(RTTNews.com) - After coming under pressure early in the session, stocks have seen some further downside over the course of the trading day on Friday. The major averages have slid firmly into negative territory after ending the previous session mixed.
Currently, the major averages are just off their lows of the session. The Dow is down 421.52 points or 1.7 percent at 24,526.15, the Nasdaq is down 144.86 points or 2 percent at 7,043.40 and the S&P 500 is down 43.07 points or 1.6 percent at 2,652.88.
The weakness on Wall Street comes after the Labor Department's closely watched monthly jobs report showed U.S. employment increased by much less than expected in the month of November.
The Labor Department said non-farm payroll employment rose by 155,000 jobs in November after surging up by a downwardly revised 237,000 jobs in October.
Economists had expected employment to climb by about 200,000 jobs compared to the jump of 250,000 jobs originally reported for the previous month.
Meanwhile, the report said the unemployment rate in November remained unchanged for the second straight month at 3.7 percent, holding at its lowest level since hitting 3.5 percent in December of 1969.
Average hourly employee earnings rose by $0.06 to $27.35 in November, reflecting a 3.1 percent increase compared to the same month a year ago. The annual rate of growth was unchanged from October.
"The slightly more modest 155,000 gain in payroll employment in November may not go down well in markets given the heightened nervousness in recent months," said Paul Ashworth, Chief U.S. Economist at Capital Economics.
"But this is still a solid gain that suggests economic growth is gradually slowing back towards its potential pace," he added. "There is nothing here to suggest the economy is suffering a more sudden downturn."
Lingering skepticism about a U.S.-China trade agreement is also weighing on the markets even though President Donald Trump tweeted, "China talks are going very well!"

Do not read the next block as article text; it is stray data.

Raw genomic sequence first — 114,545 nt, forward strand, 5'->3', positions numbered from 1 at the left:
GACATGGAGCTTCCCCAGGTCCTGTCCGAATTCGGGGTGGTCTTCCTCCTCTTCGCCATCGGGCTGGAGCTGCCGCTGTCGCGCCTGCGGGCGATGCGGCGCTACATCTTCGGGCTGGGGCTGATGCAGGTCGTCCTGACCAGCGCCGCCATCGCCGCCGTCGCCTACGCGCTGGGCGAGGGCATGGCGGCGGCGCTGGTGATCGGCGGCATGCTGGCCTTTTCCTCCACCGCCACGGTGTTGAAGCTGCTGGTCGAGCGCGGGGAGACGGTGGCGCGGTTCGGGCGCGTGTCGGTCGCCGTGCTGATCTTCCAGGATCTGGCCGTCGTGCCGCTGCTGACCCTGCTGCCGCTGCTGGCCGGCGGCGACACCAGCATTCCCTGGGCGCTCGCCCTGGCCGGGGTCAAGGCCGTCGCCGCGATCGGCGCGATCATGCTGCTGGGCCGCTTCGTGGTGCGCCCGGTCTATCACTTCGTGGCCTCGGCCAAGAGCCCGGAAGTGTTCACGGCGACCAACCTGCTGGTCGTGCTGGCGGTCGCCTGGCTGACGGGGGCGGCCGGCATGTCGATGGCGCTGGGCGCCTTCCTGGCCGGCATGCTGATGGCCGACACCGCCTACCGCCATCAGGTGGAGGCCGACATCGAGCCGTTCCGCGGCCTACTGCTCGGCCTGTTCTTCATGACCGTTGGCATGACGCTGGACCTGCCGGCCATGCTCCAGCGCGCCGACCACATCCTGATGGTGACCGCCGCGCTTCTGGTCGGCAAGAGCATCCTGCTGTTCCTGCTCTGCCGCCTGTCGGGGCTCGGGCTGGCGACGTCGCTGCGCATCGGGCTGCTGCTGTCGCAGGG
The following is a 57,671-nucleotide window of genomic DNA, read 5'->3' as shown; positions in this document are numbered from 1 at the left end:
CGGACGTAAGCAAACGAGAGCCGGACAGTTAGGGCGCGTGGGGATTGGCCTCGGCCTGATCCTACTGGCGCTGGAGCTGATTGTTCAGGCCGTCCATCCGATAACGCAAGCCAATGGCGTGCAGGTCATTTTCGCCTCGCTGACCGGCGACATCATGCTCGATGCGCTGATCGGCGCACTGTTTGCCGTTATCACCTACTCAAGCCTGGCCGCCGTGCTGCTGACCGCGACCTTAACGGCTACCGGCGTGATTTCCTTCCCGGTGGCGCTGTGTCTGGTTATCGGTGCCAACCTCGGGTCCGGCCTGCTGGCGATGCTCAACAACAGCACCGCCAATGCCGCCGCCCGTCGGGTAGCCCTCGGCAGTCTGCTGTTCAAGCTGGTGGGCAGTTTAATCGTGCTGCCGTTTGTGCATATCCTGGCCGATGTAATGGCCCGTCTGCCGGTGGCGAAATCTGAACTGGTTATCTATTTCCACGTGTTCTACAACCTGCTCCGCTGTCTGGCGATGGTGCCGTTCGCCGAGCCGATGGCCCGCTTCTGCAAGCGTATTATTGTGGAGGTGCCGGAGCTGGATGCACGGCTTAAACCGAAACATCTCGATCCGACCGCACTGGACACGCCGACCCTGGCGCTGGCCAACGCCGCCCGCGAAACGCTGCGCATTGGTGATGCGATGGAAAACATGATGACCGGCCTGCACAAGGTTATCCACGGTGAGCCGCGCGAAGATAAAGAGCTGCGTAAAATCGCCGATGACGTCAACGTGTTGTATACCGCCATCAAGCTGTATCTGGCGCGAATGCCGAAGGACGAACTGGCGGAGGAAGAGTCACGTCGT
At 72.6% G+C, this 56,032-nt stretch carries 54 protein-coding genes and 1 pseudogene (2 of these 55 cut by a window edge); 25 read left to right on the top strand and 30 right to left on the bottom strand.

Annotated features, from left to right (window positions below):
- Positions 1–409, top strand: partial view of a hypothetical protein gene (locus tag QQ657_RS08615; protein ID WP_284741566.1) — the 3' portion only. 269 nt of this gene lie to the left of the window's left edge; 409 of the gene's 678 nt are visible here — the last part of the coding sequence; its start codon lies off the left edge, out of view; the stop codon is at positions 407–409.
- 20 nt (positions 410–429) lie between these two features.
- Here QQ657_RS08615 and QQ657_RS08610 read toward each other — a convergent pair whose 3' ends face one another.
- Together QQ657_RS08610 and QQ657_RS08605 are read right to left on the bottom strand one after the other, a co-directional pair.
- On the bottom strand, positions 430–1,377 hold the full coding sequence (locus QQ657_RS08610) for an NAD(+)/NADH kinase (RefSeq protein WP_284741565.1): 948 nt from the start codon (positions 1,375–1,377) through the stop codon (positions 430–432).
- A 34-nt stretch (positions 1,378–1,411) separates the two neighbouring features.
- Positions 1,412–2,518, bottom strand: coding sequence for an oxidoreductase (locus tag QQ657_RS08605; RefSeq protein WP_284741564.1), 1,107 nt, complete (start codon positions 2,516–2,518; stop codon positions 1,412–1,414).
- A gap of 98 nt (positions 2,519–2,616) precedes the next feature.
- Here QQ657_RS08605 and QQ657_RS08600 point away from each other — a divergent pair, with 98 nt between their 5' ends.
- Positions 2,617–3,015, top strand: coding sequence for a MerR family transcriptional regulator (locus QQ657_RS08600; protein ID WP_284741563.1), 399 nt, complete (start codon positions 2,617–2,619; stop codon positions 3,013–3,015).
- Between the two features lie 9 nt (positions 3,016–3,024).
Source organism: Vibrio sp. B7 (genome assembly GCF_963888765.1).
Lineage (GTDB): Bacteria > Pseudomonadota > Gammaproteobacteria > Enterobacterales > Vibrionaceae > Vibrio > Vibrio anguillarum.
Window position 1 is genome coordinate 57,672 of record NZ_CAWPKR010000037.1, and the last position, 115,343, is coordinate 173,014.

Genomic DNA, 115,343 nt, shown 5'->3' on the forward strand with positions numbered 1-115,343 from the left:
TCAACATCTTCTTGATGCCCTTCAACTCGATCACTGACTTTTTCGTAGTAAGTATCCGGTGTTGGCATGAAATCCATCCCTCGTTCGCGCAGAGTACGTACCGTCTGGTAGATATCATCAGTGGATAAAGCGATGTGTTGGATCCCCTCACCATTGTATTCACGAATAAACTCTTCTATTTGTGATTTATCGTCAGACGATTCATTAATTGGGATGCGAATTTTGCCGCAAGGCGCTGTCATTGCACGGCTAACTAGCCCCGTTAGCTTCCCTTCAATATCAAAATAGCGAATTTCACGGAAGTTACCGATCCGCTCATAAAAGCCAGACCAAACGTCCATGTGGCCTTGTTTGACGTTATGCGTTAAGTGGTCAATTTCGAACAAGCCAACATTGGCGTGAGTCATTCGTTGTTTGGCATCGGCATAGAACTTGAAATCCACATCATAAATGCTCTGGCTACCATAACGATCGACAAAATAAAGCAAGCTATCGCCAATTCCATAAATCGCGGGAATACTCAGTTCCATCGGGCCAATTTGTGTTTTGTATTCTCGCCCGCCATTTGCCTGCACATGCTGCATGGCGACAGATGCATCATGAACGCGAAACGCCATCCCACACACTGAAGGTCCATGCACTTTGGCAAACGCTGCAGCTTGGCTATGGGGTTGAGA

Computer hardware stocks have shown a substantial move to the downside over the course of the session, dragging the NYSE Arca Computer Hardware Index down by 3.2 percent. The index has fallen to its lowest intraday level in a month.
Tech giant IBM Corp. (IBM) is posting a notable loss after agreeing to sell some of its software products to India-based HCL Technologies for $1.8 billion.
Significant weakness has also emerged among transportation stocks, as reflected by the 2.6 percent slump by the Dow Jones Transpiration Average.
Software, semiconductor, biotechnology, and retail stocks are also seeing considerable weakness, while energy stocks continue to buck the downtrend amid a sharp increase by the price of crude oil.
Crude for January delivery is spiking $2.36 to $53.85 a barrel after OPEC and non-OPEC countries agreed to cut production by a combined 1.2 million barrels a day.
In overseas trading, stock markets across the Asia-Pacific region moved mostly higher during trading on Friday. Japan'sNikkei 225 Index advanced by 0.8 percent, while Australia's S&P/ASX 200 Index rose by 0.4 percent.
European stocks also moved mostly higher on the day, although the German DAX Index edged down by 0.2 percent. While the French CAC 40 Index advanced by 0.7 percent, the U.K.'sFTSE 100 Index jumped by 1.1 percent.
In the bond market, treasuries have climbed back near the unchanged line after seeing early weakness. As a result, the yield on the benchmark ten-year note, which moves opposite of its price, is up by less than a basis point at 2.883 percent.
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